This blog post first appeared in the Fall 2015 issue of RE:NEW Magazine.


Tick. Tick. Tick.

You hear that? Do you know what it is? It’s time running out on our chance to extend the investment tax credit (ITC) beyond its current expiration date of Dec. 31, 2016. And I ask you this critical question:

What are you doing to save it?

This is not an idle question. If you think you can sit on the sidelines and remain out of this fight, then shame on you. This your livelihood at stake—not to mention the more than 170,000 of your colleagues who are taking part in the fight and expecting you to do your part.

Over the past seven years—since the last ITC extension—the solar industry became a significant driving force in job creation in the United States. There are 8,000 solar companies all around the country that employ those aforementioned people (including you). On Dec. 31, 2016, the ITC plummets from 30% to 10% for commercial installations and is completely eliminated for residential systems.

And poof: according to some estimates, 100,000 of those jobs (maybe yours) could disappear as if they’d never existed.

Each and every one of us whose living depends on this wonderful industry of ours must demand from our Congressional representatives that they extend the ITC. There is no solar Obi-Wan Kenobi. We are our only hope.

Don’t Expect Others To Do This For You

The Solar Energy Industries Association (SEIA) is already working hard to get the ITC extended. I know this because I’ve seen them firsthand, working late into the night and early in the morning devising strategies to make it happen.

Which Congress people should they target today? Which of the talking points will work best with each specific legislator? And on and on it goes, with little fanfare and often little credit from those of us who benefit from their tireless work.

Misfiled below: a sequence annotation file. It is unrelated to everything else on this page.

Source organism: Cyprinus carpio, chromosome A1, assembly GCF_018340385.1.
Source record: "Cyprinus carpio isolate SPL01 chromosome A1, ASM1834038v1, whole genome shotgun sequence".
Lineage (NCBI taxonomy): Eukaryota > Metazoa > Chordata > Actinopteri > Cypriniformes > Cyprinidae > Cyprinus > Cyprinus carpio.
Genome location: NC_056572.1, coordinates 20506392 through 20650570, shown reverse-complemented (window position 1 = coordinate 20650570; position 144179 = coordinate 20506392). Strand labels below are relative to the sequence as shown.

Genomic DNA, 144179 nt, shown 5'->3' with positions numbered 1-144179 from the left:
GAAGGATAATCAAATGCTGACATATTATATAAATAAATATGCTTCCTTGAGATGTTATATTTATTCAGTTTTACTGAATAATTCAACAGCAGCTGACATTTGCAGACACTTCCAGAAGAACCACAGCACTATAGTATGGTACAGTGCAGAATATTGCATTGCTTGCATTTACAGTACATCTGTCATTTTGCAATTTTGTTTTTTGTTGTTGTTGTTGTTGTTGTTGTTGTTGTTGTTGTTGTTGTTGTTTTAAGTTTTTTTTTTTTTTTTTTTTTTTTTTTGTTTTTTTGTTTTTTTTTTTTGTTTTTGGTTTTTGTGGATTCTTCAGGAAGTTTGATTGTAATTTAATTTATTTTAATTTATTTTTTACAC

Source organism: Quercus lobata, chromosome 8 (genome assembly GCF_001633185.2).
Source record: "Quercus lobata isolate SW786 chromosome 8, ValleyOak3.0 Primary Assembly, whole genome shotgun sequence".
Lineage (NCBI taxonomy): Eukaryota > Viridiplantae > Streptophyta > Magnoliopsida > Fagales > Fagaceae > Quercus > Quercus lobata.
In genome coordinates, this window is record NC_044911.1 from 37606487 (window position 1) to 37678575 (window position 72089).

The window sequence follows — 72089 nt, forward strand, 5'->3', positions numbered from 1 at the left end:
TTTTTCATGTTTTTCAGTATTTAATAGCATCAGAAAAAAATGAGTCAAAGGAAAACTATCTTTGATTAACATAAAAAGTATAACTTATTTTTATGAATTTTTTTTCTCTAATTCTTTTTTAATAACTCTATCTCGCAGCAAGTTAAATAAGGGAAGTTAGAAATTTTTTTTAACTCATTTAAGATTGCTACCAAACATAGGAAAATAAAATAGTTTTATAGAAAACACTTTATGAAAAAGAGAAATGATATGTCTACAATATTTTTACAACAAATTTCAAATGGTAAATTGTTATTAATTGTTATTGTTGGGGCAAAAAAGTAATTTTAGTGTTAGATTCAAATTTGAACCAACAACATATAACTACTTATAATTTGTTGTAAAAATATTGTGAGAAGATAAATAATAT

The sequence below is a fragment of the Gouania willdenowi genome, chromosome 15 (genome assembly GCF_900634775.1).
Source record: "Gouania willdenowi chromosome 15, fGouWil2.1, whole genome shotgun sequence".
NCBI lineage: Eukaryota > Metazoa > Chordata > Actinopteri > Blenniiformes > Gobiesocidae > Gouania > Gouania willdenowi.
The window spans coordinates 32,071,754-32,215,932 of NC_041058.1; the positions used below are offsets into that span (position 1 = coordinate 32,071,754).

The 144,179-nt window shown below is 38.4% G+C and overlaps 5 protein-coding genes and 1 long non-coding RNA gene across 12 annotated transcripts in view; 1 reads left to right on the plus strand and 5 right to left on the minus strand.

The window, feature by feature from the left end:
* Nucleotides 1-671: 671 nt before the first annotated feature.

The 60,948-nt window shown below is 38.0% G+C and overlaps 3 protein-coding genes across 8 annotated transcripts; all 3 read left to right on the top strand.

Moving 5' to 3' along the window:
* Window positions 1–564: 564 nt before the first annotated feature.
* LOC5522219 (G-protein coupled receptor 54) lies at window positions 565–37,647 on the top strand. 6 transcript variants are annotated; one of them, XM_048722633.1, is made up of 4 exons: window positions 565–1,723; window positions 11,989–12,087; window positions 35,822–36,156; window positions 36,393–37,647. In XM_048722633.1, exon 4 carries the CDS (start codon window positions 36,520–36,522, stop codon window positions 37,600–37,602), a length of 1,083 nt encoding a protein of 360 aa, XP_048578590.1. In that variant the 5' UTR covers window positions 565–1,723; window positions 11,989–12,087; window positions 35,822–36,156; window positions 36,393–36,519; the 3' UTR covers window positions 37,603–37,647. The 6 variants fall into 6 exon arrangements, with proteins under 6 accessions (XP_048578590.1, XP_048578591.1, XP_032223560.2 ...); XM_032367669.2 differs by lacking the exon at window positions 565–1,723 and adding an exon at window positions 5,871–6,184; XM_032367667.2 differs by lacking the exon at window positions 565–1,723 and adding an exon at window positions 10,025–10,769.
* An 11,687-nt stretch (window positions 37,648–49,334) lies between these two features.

But while SEIA can lead the fight in Washington, they can’t do it alone. Congressional legislators may take a meeting in DC with a national association to familiarize themselves with an industry, but the people who can really affect votes are their constituents. You. Me. Other solar industry frontliners, who see up close and personal the positive effects the solar industry has had for the economy, the environment and, more often than not, that representative’s district.

If you can talk solar all day and all night, then you are already a solar evangelist. If that doesn’t describe you, get to the SEIA website immediately and familiarize yourself with the pro-solar and “Extend the ITC” talking points. Also work with your regional SEIA chapter and other solar organizations. This is not a theoretical fight or a “when I get to it” task. This should be at the top—or pretty darn near the top—of your to-do list every day. It isn’t something external to your job. It’s something that must become part of your job.

Set up meetings with your Congressional representatives in the district. Attend the town halls. Invite them to your offices and ribbon-cuttings. Send notes to your customers urging them to come to these events. Believe me, when you fill up an event in a congressperson’s district with concerned citizens, it forces them to sit up and take notice.

The clock is ticking. Don’t let time run out on the solar industry.